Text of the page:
Update:

Here’s a photo I took of Buntzen Lake this morning.

Buntzen Lake, the morning of December 13, 2010

The SFFaudio Podcast #084

Podcast

The SFFaudio PodcastThe SFFaudio Podcast #084 – Jesse talks recent arrivals and new releases with Paul W. Campbell, Luke Burrage, Rick Jackson and Gregg Margarite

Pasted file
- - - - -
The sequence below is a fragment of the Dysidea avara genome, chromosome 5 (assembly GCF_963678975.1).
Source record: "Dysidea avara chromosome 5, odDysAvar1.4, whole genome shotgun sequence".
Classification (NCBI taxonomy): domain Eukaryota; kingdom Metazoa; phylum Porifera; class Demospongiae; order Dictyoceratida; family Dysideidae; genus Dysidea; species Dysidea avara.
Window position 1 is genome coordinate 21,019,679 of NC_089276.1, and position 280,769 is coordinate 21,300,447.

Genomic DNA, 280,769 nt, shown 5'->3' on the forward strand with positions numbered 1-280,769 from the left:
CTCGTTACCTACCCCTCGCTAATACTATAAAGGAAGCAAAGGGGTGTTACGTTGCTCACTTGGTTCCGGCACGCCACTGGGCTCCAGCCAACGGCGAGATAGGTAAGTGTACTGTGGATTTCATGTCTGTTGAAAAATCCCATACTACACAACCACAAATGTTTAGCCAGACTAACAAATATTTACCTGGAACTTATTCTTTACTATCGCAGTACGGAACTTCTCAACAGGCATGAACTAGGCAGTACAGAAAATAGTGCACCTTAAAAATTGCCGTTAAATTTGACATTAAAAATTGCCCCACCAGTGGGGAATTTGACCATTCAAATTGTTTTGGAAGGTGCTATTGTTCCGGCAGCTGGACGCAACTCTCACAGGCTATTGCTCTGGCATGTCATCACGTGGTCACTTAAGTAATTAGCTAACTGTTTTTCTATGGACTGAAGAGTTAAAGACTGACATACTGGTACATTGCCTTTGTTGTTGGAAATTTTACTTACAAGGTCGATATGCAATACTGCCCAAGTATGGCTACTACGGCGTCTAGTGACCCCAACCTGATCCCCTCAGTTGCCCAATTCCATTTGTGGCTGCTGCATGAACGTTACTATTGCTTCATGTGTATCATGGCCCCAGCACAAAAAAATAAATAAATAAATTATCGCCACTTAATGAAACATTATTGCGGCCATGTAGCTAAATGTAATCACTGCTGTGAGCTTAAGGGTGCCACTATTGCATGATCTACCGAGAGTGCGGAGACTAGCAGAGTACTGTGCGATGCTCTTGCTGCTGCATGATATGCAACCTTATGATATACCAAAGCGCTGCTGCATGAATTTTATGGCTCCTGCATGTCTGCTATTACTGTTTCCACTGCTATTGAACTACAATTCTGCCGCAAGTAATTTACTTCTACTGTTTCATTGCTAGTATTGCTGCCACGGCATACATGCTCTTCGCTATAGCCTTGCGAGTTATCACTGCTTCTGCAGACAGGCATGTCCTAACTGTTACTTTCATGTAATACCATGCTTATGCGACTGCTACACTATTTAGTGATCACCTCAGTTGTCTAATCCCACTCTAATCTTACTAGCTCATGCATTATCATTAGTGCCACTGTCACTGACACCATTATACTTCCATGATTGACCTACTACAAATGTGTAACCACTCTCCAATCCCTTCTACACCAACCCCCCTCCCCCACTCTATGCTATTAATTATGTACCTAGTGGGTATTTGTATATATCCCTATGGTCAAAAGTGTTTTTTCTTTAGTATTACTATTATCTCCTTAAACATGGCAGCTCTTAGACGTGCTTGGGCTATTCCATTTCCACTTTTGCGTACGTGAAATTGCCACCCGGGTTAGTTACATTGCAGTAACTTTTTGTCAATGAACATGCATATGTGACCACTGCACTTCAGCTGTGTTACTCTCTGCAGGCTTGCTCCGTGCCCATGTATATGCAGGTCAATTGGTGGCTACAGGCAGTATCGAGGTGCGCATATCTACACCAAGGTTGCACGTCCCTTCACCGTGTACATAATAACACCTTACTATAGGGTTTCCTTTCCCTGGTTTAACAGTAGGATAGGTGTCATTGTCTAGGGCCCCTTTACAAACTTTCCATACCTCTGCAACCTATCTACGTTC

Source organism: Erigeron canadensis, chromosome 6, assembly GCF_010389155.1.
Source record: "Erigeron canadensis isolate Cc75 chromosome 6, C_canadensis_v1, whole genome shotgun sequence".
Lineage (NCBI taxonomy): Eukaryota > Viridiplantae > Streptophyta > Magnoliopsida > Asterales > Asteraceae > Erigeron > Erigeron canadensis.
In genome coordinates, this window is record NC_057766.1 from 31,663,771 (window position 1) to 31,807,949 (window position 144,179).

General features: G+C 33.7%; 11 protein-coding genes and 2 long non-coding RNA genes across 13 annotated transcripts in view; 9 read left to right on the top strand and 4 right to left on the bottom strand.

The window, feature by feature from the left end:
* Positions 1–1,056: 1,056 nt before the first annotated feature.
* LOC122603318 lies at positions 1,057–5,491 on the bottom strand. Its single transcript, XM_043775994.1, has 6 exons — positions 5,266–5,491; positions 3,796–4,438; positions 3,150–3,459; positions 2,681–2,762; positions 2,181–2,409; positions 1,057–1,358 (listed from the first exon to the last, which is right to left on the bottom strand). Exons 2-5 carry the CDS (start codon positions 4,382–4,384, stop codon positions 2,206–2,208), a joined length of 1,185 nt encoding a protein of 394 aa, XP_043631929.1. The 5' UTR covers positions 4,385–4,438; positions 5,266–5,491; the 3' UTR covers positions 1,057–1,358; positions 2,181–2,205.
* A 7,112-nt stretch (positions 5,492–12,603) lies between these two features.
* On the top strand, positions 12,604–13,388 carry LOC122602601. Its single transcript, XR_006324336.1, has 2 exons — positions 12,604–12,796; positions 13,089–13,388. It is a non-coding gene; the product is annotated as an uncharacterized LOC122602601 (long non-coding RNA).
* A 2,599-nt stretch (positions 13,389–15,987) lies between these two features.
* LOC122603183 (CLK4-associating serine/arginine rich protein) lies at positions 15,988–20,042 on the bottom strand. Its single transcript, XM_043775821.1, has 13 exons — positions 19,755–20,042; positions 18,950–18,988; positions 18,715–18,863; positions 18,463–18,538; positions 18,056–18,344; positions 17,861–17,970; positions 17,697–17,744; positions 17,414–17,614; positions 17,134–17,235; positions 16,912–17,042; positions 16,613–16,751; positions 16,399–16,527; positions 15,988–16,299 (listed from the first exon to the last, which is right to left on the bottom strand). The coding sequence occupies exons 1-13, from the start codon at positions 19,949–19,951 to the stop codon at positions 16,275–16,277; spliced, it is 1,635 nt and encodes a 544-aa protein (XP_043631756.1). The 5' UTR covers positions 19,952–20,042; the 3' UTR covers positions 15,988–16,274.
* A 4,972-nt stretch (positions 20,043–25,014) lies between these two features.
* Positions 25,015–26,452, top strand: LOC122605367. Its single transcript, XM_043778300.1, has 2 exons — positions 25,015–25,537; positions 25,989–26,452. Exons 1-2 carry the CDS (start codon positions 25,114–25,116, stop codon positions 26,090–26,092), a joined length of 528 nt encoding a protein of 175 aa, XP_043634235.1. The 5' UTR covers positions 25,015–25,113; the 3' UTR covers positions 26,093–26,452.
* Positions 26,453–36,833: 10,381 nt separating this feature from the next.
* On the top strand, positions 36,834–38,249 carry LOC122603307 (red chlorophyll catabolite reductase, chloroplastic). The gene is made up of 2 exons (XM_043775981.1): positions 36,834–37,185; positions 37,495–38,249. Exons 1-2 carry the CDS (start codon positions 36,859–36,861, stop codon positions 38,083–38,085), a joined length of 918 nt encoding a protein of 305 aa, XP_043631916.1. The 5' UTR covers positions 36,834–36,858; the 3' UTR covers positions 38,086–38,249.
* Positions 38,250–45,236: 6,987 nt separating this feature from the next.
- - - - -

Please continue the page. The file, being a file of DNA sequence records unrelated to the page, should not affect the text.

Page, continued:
WATCH OUT FOR THE FALSE ENDINGS (mostly attributable to Luke)

Talked about on today’s show: